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Techniques & Tools Metabolomics & Lipidomics, Clinical, Liquid Chromatography

The Importance of Chiral Metabolomics

Chronic kidney disease (CKD) is a highly-prevalent, global health problem; for example, in Japan, it is estimated that about 10 percent of the population have CKD. The number of patients with worsening kidney functions, eventually requiring costly kidney replacement therapy or transplantation, is increasing. In addition, the risk of life-threatening cardiovascular diseases increases with the progression of CKD stages. Preventing CKD patients from progressing to end-stage kidney disease is therefore critical, but unfortunately there are no effective methods to predict the progression of CKD. Currently, prediction relies on kidney functions estimated from serum creatinine and some additional information, such as proteinuria, but these are insufficient. Naturally, nephrologists are earnestly searching for better biomarkers.

Could amino acids, those vital components of human bodies, help provide the answer? The levels of amino acids (which comprise 20 percent of the body) are influenced by the functions of many organs, including the kidneys; kidneys regulate the body’s amino acid balances via reabsorption. Scientists have been studying amino acids ever since their discovery – for more than a hundred years. But because people only detected L-forms in nature, D-amino acids were regarded as unnatural and have not been studied vigorously. The presence of D-amino acids started to be reported sporadically, including in the blood of patients with kidney diseases. Some studies also indicated the physiological roles of D-amino acids in bodies (for example, D-serine is also known as a neurotransmitter of NMDA receptors in neurons) but once again these reports were sporadic – mainly because of the measurement challenge; typically, the amount of D-amino acids in human bodies are present at trace levels, and the chemically similar nature of amino acid enantiomers makes it difficult to separate them and measure them simultaneously. And because reliable methods to measure D-amino acids are lacking, their functions and presence in tissues have remained a mystery.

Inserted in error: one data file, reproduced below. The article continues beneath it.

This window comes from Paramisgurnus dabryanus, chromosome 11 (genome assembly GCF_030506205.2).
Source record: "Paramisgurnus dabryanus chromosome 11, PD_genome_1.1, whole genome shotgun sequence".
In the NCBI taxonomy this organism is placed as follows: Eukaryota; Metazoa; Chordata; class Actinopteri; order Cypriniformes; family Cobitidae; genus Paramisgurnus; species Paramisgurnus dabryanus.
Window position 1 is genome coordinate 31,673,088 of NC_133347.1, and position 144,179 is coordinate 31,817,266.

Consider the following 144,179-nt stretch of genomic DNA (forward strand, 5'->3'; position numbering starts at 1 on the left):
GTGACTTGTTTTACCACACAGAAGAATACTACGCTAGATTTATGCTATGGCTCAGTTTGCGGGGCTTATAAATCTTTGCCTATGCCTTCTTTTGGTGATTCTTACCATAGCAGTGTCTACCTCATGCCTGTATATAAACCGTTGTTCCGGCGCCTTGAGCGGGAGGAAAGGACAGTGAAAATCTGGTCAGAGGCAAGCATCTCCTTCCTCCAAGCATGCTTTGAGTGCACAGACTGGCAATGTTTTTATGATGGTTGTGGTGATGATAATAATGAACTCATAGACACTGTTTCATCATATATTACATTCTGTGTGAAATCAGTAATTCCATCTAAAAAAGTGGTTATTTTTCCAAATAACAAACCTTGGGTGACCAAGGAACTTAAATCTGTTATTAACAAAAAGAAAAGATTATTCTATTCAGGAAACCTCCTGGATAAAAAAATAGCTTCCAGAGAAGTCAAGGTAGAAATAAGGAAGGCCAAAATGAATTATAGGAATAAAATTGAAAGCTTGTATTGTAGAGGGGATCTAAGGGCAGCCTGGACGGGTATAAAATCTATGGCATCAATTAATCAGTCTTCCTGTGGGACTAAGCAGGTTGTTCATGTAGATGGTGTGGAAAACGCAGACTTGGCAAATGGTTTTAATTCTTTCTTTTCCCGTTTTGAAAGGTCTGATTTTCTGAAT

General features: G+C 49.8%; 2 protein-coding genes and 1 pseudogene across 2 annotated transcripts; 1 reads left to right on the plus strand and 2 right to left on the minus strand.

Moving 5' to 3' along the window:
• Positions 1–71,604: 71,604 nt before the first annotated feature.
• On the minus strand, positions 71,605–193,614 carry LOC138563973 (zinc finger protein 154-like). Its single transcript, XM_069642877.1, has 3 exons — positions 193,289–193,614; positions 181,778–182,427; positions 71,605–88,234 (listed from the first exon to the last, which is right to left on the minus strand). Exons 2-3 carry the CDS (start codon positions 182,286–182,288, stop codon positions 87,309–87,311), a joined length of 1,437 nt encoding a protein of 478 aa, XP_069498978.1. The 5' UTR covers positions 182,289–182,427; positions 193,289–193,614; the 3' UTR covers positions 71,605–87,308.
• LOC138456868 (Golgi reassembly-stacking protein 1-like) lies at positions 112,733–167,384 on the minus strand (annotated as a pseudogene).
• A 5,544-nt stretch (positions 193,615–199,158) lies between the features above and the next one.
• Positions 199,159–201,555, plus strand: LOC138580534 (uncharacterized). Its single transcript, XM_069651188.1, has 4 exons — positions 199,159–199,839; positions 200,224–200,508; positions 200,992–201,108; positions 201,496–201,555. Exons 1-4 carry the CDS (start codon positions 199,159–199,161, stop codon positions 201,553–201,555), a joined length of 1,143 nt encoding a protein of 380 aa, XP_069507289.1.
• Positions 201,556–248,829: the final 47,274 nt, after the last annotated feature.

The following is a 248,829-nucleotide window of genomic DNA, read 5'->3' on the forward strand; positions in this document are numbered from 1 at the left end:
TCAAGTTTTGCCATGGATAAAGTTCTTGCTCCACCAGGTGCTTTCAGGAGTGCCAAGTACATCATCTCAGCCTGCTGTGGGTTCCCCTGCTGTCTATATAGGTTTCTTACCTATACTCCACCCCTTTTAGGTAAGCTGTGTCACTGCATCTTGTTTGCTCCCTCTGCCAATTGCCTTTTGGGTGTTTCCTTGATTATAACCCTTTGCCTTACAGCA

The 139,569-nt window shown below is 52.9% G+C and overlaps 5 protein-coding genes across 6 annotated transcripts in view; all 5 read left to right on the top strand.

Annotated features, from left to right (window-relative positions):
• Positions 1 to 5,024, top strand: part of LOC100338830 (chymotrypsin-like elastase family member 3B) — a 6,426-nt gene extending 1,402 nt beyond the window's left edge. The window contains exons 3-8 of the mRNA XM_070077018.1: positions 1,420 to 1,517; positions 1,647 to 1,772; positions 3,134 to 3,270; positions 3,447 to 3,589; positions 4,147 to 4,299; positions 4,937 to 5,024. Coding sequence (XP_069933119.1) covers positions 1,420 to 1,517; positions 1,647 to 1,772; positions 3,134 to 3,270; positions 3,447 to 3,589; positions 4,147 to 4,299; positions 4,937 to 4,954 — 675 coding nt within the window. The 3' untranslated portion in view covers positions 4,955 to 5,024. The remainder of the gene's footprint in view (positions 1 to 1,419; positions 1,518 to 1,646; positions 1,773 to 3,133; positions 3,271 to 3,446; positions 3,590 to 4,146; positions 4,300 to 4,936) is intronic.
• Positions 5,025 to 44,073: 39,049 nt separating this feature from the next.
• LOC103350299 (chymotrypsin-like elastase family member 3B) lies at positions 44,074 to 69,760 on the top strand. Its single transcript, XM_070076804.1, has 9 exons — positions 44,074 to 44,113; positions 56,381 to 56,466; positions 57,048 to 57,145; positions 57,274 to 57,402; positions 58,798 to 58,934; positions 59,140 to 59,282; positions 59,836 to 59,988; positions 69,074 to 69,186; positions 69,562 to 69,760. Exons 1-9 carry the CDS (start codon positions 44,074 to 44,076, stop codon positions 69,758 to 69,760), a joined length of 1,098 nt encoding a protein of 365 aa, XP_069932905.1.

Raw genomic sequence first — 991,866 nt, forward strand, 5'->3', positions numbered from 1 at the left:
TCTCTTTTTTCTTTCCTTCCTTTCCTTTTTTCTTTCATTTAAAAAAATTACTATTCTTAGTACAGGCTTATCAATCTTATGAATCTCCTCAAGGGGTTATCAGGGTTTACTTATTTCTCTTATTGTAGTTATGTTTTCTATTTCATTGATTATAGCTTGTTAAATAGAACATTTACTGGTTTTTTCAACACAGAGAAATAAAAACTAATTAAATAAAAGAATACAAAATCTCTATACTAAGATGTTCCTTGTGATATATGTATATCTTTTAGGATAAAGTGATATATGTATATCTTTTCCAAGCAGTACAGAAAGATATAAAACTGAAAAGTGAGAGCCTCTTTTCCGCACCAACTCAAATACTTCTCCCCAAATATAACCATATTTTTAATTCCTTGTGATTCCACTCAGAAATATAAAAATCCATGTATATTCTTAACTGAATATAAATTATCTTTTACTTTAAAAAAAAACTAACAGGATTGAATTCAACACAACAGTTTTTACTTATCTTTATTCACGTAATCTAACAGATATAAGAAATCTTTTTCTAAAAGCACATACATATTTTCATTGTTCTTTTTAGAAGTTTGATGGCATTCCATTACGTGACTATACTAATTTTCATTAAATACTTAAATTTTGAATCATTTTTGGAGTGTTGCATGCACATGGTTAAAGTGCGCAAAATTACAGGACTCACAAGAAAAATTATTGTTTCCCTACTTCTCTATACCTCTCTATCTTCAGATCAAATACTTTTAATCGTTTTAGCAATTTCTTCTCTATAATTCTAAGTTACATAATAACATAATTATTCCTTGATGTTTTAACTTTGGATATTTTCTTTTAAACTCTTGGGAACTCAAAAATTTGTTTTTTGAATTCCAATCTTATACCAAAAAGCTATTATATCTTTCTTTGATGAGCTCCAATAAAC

I believe that the mysterious world of D-amino acids will turn out to be a fruitful one for clinicians.

It is only recently that methods have been devised to measure D-amino acids precisely via a metabolomic approach. Kenji Hamase of Kyushu University in Japan and his colleagues went to great lengths to develop a metabolomic platform – based on micro-2D-HPLC – that can detect whole sets of chiral amino acids from human samples with precision. In the first dimension of HPLC, 4-fluoro-7-nitro-2,1,3-benzoxadiazole (NBD-F)-labelled amino acids are separated by reverse-phase separation. Then, the fraction of each NBD-derived amino acid is automatically transferred to the enantioselective (chiral-selective) column for chiral separation. The 2D-HPLC system is powerful enough to detect all amino acid enantiomers from clinical samples ranging from around 1 fmol to 100 pmol – quantitatively.

Our research group from Osaka and Kyushu University searched for prognostic biomarkers of CKD by using such chiral amino acid metabolic profiling. Our study revealed that D-amino acids, particularly D-serine and D-asparagine, were robustly associated with the progression of CKD to end-stage kidney disease. The risk of progression to ESKD was elevated from two- to four-fold in those with higher levels. What is more interesting is that this trend is only seen in D-amino acids, and not in L-amino acids. The fact that just a trace portion of amino acids have a stronger relationship with disease processes and prognosis strongly supports the importance of chiral separations.

A D-amino acid test could provide a powerful tool for clinicians, helping them identify high-risk CKD patients for intensive care. The development of a device suitable for clinical use – designed to increase throughput – is currently under way. Another important direction for the future will be undertaking further detailed research to study the physiology and metabolism of D-amino acids, both of which are poorly understood, so that we can enrich our understanding of kidney diseases. Through chiral metabolomics, I believe that the mysterious world of D-amino acids will turn out to be a fruitful one for clinicians.

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  1. T Kimura et al., “Chiral amino acid metabolomics for novel biomarker screening in the prognosis of chronic kidney disease”, Scientific Reports, 6, 26137 (2017).
  2. K Hamase et al., “Simultaneous determination of hydrophilic amino acid enantiomers in mammalian tissues and physiological fluids applying a fully automated micro-two-dimensional high-performance liquid chromatographic concept”, J Chromatogr A 1056-1062 (2010).
About the Author
Tomonori Kimura

Tomonori Kimura is Assistant Professor of Medicine at Osaka University, Japan. His research is focused towards the biomarker mining in kidney diseases using metabolomics, and towards to the regulation of diseases by autophagy.

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